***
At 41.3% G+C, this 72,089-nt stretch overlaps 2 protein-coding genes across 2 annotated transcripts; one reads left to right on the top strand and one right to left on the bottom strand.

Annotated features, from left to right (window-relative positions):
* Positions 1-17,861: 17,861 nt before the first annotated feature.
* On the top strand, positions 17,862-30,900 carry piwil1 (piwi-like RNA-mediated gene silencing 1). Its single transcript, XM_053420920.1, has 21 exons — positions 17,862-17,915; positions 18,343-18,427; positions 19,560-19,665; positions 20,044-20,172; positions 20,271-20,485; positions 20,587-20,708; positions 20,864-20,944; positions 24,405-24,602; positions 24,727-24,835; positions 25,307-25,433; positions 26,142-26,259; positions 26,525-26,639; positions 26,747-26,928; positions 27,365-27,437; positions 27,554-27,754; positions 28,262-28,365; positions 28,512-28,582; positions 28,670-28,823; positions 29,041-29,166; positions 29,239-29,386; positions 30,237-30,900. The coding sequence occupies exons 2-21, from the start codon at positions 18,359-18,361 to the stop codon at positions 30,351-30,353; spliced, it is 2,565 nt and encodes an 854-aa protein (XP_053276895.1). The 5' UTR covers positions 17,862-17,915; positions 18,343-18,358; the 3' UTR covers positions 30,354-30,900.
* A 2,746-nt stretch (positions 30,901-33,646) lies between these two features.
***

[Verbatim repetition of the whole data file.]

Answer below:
At 41.3% G+C, this 72,089-nt stretch overlaps 2 protein-coding genes across 2 annotated transcripts; one reads left to right on the top strand and one right to left on the bottom strand.

Annotated features, from left to right (window-relative positions):
* Positions 1-17,861: 17,861 nt before the first annotated feature.
* On the top strand, positions 17,862-30,900 carry piwil1 (piwi-like RNA-mediated gene silencing 1). Its single transcript, XM_053420920.1, has 21 exons — positions 17,862-17,915; positions 18,343-18,427; positions 19,560-19,665; positions 20,044-20,172; positions 20,271-20,485; positions 20,587-20,708; positions 20,864-20,944; positions 24,405-24,602; positions 24,727-24,835; positions 25,307-25,433; positions 26,142-26,259; positions 26,525-26,639; positions 26,747-26,928; positions 27,365-27,437; positions 27,554-27,754; positions 28,262-28,365; positions 28,512-28,582; positions 28,670-28,823; positions 29,041-29,166; positions 29,239-29,386; positions 30,237-30,900. The coding sequence occupies exons 2-21, from the start codon at positions 18,359-18,361 to the stop codon at positions 30,351-30,353; spliced, it is 2,565 nt and encodes an 854-aa protein (XP_053276895.1). The 5' UTR covers positions 17,862-17,915; positions 18,343-18,358; the 3' UTR covers positions 30,354-30,900.
* A 2,746-nt stretch (positions 30,901-33,646) lies between these two features.